Mountain Wheels: Plug-in electric Jeep Grand Cherokee Overland 4xe rules off-road
Charged up, or at least slightly charged by a more aggressive regenerative recovery mode switch — the 4xe, the plug-in electric hybrid rendition of the 2022 Jeep Grand Cherokee, makes a bit more sense, at last.
With its 17-kilowatt-hour, 400-volt battery fully functional, the new full-size SUV promises a 25-mile all-electric range, with heating, air conditioning and loads of driving power left intact. At least that’s the idea.
I let downhill (or sometimes even uphill) regenerative brake drag bring the battery to a level where I had about nine miles of all-electric range, and then switched the Grand Cherokee 4xe from hybrid mode to all-electric mode, and did indeed get a 9-mile burst of fully functional, gas-free motoring.
The day-to-day functionality of that innovation — included here in a reasonably pricey but quite heavily optioned-up, $75,305 Overland edition of the Jeep — will depend on your intended uses of the vehicle.
Since it is very much a real, “trail-rated” 4×4 with very aggressive off-road tires added to the whole Quadra Trac II two-speed 4×4, air lift and 10.9-inches-of-clearance package — plus distinctive blue tow hooks to let people know you’ve got the electric model — the electric stuff is of somewhat debatable value, especially as I was still averaging less than the 23 combined city/highway mpg. Its all-electric rating is 56 electric mpg.
Maybe a better way of looking at it is to understand the other benefits of the 4xe’s hybrid system, which is based around a 2.0-liter turbo engine (yes, a full-sized Grand Cherokee, 2.0-liter engine), plus two electric motors. Small as that seems, total output is 375 horsepower and a very impressive 470 pound-feet.
As I found while driving the Wrangler Rubicon 4xe last year, it’s definitely full of the kinds of noises and peculiarities I remember from hybrids a decade ago. Occasionally I got absolutely screaming noises from the gasoline engine as I accelerated into higher gears, which I do not think are a normal part of the procedure.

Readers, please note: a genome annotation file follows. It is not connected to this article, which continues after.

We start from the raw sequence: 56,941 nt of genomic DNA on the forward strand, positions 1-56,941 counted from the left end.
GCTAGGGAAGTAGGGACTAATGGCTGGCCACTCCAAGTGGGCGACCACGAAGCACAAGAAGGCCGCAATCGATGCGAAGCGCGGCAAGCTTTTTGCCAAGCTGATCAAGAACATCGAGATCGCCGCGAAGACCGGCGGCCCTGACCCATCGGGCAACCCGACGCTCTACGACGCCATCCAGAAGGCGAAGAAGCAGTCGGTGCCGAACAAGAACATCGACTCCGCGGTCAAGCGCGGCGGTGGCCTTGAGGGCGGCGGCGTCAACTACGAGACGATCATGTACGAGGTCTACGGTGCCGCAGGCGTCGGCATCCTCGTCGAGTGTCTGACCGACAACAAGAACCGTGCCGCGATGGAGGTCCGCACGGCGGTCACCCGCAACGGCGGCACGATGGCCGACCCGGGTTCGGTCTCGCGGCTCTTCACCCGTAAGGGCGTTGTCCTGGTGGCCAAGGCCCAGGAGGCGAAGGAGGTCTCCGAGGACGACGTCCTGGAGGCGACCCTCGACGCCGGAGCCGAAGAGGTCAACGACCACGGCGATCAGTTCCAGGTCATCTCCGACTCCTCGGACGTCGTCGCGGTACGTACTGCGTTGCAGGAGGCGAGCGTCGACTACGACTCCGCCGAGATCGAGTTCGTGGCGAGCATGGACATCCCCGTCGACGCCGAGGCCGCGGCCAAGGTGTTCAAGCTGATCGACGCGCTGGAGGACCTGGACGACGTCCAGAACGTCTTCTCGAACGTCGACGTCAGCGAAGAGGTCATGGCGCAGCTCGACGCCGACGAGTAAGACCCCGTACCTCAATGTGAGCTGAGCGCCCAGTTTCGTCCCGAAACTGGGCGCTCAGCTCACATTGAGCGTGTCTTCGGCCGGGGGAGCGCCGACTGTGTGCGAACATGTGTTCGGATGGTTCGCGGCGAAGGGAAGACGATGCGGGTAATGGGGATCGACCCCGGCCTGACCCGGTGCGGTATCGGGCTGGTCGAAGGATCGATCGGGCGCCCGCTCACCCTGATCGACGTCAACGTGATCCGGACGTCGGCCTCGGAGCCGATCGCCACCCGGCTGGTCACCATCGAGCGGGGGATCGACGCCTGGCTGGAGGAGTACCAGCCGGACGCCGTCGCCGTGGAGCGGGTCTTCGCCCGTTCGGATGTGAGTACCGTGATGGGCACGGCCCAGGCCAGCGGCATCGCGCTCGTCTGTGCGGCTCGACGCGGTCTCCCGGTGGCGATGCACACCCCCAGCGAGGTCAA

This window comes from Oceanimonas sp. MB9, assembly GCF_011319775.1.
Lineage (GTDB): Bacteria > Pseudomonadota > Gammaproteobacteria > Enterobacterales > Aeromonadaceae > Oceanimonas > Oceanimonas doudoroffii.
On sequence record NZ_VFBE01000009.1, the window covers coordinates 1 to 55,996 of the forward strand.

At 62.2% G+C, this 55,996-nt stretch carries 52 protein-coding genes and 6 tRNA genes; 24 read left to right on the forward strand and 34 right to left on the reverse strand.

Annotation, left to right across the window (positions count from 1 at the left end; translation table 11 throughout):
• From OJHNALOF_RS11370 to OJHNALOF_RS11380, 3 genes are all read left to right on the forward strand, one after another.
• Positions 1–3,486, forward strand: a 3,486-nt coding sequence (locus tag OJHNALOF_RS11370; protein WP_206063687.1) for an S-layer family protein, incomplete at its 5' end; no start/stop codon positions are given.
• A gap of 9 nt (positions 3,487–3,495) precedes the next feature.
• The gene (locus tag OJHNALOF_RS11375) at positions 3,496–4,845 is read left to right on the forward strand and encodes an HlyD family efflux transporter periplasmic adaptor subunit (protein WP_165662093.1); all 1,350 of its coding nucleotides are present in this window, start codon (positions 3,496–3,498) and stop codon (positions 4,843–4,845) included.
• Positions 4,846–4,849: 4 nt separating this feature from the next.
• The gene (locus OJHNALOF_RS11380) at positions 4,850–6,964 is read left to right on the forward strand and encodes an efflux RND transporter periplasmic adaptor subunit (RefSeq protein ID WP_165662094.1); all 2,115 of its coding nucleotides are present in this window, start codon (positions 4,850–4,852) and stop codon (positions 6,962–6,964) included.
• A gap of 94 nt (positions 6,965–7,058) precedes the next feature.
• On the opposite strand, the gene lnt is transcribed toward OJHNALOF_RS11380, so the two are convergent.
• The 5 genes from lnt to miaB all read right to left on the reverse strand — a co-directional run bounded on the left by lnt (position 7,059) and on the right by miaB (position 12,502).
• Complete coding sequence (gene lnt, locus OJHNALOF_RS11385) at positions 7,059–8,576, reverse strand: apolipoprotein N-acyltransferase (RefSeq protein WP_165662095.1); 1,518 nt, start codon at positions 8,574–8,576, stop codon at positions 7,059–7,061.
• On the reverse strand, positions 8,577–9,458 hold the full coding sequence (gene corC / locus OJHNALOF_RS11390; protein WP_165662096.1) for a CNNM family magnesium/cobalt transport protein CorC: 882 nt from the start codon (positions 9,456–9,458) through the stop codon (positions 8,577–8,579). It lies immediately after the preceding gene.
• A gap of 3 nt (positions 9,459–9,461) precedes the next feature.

But it is absolutely a very noisy electric air conditioning compressor, separate from the motor; you also get a lot of gasps and gushes from cooling fans and the air-lift suspension system, all of those accentuated as the Grand Cherokee is often not making any internal-combustion engine noises whatsoever.
You sort of get used to those, as well as the initial data overload of the 4xe’s multitude of screens: a full digital instrument panel with an optional night-vision screen, a large central infotainment screen and, good lord, a third digital screen for your passenger, so you can all fight about navigation directions, I guess.
Like my fellow writers, I opted to head directly for the trails to see if the electrified system helps or hinders the fifth-generation Grand Cherokee, lovely as it is inside with Nappa leather, massage seats and a 19-speaker, 950-watt McIntosh sound system.
Turns out Grand Cherokee is indeed way more fun when it’s all dusty, with the Kevlar-reinforced Wrangler tires absorbing as much nonsense as all the other non-electric Jeeps I met out on the trail.
If you air-lift it to full height, lock in the low range and then use the various screens, forward- and 360-degree view cameras, and your own heightened sense of invincibility, well … yeah, it does everything you’d hope a Jeep might, especially up very steep, loose surfaces.
The noises aren’t always pretty as that 2.0-liter once again screams to pull you up the worst stuff, but I can imagine some actual all-electric off-roading as a real possibility. The 470 pound-feet of torque was also welcome in those spots.
There’s a gigantic amount of cargo space inside, as the standard model borders on the dimensions of the longer-wheelbase third-row model. Second-row seating doesn’t have tons of leg room, but the entire setup is still quite comfortable (especially with the massagers firing away).
I’m also less than enthusiastic about the way that Jeep has tried to visually illustrate the benefits of hybrid driving, as you actually drive. The main screen’s battery use/engine use details are a little vague, and there’s so much information on the center screen that you’d be better off shutting it off entirely while doing any involved driving. But it certainly is a handsome and capable vehicle, and a step forward to that electrified future just around the corner.
Andy Stonehouse’s column “Mountain Wheels” publishes Saturdays in the Summit Daily News. Stonehouse has worked as an editor and writer in Colorado since 1998, focusing on automotive coverage since 2004. He lives in Golden. Contact him at firstname.lastname@example.org.
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